Where should American Christians stand on foreign aid?

As an American Christian, I like to think I do a fair job caring for the world's poor -- those in my own neighborhood and those around the world who have greater financial need than I do. After all, Americans pride themselves on generosity. And Christians desire to be known for their service to others.

However, recent news (polls, studies, and political campaigns) suggest otherwise. How do we reconcile this?

FWD the facts: Day of Action for the Horn of Africa

There are many goals we have for the future that help define our work as an organization: reducing global poverty, ending preventable child deaths, eradicating malaria, and so on.

But just for today, we have another goal: to inspire 13.3 million Americans to FWD the facts about the drought and food crisis in the Horn of Africa, spreading awareness to ensure that the tragedy no longer goes overlooked.

In partnership with USAID and the FWD (Famine, War, Drought Relief) campaign, World Vision is asking supporters to participate in today's FWD>Day of Action for the Horn of Africa.

How? It's as simple as this: FWD the facts.

What our nation’s top leaders have to say – My notes from the FWD campaign live stream

Yesterday I tuned in to the official launch of the FWD (Famine. War. Drought.) campaign following the White House live streamed video web chat. As a representative of World Vision but also as a private citizen, I was interested in what some of our nation’s top officials had to say about the U.S. response to some of the greatest crises yet in the 21st century.

I captured some highlights from the discussion to share with you, and have noted the minute mark for many of the questions asked. This is not an exact transcription, but a paraphrased overview.

The state of play in the Horn of Africa: -- Gayle Smith, Special Assistant to the President and Senior Director of the National Security Council

The people in the region are experiencing the worst drought in 60 years. That means that farmers have very little to fall back on. People are literally dying as we speak. Without assistance, they will in fact die.

The importance of acting now:, Dr. Rajiv Shah, USAID Administrator

There are 13 million people who are in need of humanitarian assistance in the Horn of Africa. Already more than 30,000 children have lost their lives from starvation or the consequences of severe malnutrition and the disease that accompanies it. The UN estimates that number could grow to 750,000 over the course of the next six months.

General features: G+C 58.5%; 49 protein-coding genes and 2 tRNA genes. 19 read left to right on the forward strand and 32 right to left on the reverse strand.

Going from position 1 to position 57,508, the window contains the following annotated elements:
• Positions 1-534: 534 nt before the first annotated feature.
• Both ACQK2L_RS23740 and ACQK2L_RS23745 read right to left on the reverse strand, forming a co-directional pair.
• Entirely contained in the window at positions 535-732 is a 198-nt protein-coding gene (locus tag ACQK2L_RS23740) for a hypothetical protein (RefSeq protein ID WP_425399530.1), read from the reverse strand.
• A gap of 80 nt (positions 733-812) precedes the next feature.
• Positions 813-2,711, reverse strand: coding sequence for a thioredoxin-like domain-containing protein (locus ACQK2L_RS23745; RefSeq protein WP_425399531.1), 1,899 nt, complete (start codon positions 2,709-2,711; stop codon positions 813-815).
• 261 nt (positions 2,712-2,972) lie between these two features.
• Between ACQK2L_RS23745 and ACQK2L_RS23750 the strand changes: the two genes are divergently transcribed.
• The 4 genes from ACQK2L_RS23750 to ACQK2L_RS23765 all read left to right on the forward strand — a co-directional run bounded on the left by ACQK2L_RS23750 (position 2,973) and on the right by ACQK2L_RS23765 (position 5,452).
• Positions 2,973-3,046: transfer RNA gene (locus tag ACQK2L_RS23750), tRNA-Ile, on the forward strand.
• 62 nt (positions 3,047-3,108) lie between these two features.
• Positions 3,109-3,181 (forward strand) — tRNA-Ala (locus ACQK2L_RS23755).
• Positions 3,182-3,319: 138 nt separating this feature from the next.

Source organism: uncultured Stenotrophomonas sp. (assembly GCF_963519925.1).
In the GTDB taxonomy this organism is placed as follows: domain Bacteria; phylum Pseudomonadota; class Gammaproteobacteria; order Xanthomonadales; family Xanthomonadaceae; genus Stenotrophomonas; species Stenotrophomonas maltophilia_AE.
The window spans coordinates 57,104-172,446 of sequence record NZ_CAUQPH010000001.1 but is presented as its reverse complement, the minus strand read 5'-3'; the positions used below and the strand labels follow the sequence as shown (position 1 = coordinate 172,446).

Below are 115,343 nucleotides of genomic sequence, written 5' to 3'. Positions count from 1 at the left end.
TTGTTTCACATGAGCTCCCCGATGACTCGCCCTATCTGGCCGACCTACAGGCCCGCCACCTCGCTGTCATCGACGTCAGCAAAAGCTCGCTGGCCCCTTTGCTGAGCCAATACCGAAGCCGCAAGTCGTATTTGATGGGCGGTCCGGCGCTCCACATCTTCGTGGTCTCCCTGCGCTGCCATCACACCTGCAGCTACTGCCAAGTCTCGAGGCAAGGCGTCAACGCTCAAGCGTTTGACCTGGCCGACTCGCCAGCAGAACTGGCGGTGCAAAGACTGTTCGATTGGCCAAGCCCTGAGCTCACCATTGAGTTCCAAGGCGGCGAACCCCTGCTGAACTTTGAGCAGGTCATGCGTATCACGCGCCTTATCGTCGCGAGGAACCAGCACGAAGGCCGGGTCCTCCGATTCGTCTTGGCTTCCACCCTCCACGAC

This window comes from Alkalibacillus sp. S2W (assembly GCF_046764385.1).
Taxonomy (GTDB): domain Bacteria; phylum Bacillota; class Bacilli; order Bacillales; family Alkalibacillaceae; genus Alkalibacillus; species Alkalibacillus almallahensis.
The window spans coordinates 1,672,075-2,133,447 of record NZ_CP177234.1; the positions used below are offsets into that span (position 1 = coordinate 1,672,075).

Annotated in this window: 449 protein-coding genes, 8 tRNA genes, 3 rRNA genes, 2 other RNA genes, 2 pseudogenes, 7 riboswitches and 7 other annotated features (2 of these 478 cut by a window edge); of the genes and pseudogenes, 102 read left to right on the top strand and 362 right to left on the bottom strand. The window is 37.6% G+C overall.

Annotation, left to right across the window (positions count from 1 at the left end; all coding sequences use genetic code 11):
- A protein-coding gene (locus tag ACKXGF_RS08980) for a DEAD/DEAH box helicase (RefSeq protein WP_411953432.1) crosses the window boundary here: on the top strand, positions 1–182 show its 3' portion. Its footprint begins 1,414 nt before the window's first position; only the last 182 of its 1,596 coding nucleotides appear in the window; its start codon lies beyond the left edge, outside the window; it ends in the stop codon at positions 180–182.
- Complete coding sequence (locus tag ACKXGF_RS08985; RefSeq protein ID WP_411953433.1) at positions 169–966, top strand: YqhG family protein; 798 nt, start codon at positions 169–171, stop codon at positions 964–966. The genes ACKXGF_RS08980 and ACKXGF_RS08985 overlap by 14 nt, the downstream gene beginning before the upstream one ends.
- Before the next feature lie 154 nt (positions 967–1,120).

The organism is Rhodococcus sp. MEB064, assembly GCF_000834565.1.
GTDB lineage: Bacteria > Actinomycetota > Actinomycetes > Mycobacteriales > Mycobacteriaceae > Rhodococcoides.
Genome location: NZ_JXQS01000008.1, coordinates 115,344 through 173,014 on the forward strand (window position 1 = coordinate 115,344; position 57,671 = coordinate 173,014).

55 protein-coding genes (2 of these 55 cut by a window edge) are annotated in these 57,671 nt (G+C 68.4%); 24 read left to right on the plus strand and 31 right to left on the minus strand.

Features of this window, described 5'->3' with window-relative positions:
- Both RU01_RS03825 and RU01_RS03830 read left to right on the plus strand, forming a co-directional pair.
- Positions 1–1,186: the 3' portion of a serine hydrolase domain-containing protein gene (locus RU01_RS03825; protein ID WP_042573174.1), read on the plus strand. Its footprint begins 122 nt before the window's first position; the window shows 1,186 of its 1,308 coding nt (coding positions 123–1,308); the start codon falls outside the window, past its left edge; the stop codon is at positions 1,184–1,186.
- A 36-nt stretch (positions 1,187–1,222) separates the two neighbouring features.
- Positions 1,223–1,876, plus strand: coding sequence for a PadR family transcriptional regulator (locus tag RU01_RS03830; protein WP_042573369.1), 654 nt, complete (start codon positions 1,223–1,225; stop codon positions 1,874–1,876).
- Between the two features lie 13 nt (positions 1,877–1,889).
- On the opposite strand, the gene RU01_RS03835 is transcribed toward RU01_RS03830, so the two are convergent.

Now is the time to act. This is also a moment to acknowledge that when we do these actions, it is an expression of American values. The more Americans that can engage in the response, the better off we will all be in saving lives today and putting in place the systems that can help prevent these tragedies in the future.

French first baby already a winner in the geographic lottery

Maybe you're like me: You have a sudden feeling of joy every time you hear of a baby being born, or a newly announced pregnant mother-to-be. Two months ago, I sat in the hospital, awaiting the birth of my new nephew, ready to hear the sweet melody of "Twinkle, Twinkle Little Star" that's played each time a baby is born.

It's the same feeling of joy I had earlier this week, hearing the announcement of the birth of the daughter of French President Nicolas Sarkozy and his wife, Carla Bruni-Sarkozy. I recall when we heard the wonderful news in May that the Sarkozys were expecting -- around the same time G8 leaders gathered in France to discuss issues of economic and global development.

At the time, my colleague, Geraldine Ryerson-Cruz, was in France, representing World Vision at the G8 Summit. While there, she hand-delivered a baby gift basket intended for the French first lady. The basket included everyday items readily available to women in Western European or North American pharmacies and grocery stores -- such as hygiene supplies, safe birthing kits, and nutritious foods -- that are often inaccessible to pregnant women living in poverty in developing countries.

In a press release yesterday from my colleagues, World Vision congratulates the Sarkozys on the newest addition to their family.

Ask an expert about food aid

When I was a little kid, my sister (who never ate her vegetables) used to wish aloud at the dinner table that she could send her broccoli to Africa, where the kids really need it.

At the time, I liked to think of myself as not quite so naive -- I knew we couldn't literally send our vegetables to Africa. It would taste really bad by the time it got there.

Yes, shipping leftovers probably isn't a best practice in terms of humanitarian food aid. But what about food security? And malnutrition prevention and mitigation? And ready-to-use therapeutic food?

Asking questions like these is absolutely essential in better understanding the complexities of humanitarian work. It's also why we're continuing with our expert interview series -- in which you have the opportunity to ask your questions to aid professionals. Our first post on this topic was "Ask an aid worker about the Horn of Africa" with World Vision's Betsy Baldwin. In this second installment, I'd like to introduce you to Paul Macek.

Train. Pray. Run. (6 questions with a 100-mile runner)